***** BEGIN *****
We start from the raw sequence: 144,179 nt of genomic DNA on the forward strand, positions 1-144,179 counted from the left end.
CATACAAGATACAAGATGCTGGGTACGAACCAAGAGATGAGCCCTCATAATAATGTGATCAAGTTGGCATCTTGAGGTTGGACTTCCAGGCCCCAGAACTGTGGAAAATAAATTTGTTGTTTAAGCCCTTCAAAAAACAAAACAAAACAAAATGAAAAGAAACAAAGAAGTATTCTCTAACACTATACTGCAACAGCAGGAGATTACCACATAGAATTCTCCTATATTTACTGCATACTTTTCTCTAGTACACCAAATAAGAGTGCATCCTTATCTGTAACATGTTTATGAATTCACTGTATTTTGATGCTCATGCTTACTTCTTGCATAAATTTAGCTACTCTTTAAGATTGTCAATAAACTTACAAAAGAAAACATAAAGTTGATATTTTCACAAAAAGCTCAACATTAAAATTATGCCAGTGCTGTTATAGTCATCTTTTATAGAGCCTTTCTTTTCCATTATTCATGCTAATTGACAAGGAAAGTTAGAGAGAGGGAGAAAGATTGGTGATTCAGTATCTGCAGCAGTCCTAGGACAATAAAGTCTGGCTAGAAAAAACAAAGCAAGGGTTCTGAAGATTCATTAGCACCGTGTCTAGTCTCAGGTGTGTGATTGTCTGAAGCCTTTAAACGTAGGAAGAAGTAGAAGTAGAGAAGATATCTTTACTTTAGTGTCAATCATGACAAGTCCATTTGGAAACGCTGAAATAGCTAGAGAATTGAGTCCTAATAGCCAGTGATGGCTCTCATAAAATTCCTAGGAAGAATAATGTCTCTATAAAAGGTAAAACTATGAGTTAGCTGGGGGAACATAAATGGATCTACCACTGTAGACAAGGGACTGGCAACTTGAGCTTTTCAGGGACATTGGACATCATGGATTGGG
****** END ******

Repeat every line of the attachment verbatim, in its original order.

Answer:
We start from the raw sequence: 144,179 nt of genomic DNA on the forward strand, positions 1-144,179 counted from the left end.
CATACAAGATACAAGATGCTGGGTACGAACCAAGAGATGAGCCCTCATAATAATGTGATCAAGTTGGCATCTTGAGGTTGGACTTCCAGGCCCCAGAACTGTGGAAAATAAATTTGTTGTTTAAGCCCTTCAAAAAACAAAACAAAACAAAATGAAAAGAAACAAAGAAGTATTCTCTAACACTATACTGCAACAGCAGGAGATTACCACATAGAATTCTCCTATATTTACTGCATACTTTTCTCTAGTACACCAAATAAGAGTGCATCCTTATCTGTAACATGTTTATGAATTCACTGTATTTTGATGCTCATGCTTACTTCTTGCATAAATTTAGCTACTCTTTAAGATTGTCAATAAACTTACAAAAGAAAACATAAAGTTGATATTTTCACAAAAAGCTCAACATTAAAATTATGCCAGTGCTGTTATAGTCATCTTTTATAGAGCCTTTCTTTTCCATTATTCATGCTAATTGACAAGGAAAGTTAGAGAGAGGGAGAAAGATTGGTGATTCAGTATCTGCAGCAGTCCTAGGACAATAAAGTCTGGCTAGAAAAAACAAAGCAAGGGTTCTGAAGATTCATTAGCACCGTGTCTAGTCTCAGGTGTGTGATTGTCTGAAGCCTTTAAACGTAGGAAGAAGTAGAAGTAGAGAAGATATCTTTACTTTAGTGTCAATCATGACAAGTCCATTTGGAAACGCTGAAATAGCTAGAGAATTGAGTCCTAATAGCCAGTGATGGCTCTCATAAAATTCCTAGGAAGAATAATGTCTCTATAAAAGGTAAAACTATGAGTTAGCTGGGGGAACATAAATGGATCTACCACTGTAGACAAGGGACTGGCAACTTGAGCTTTTCAGGGACATTGGACATCATGGATTGGG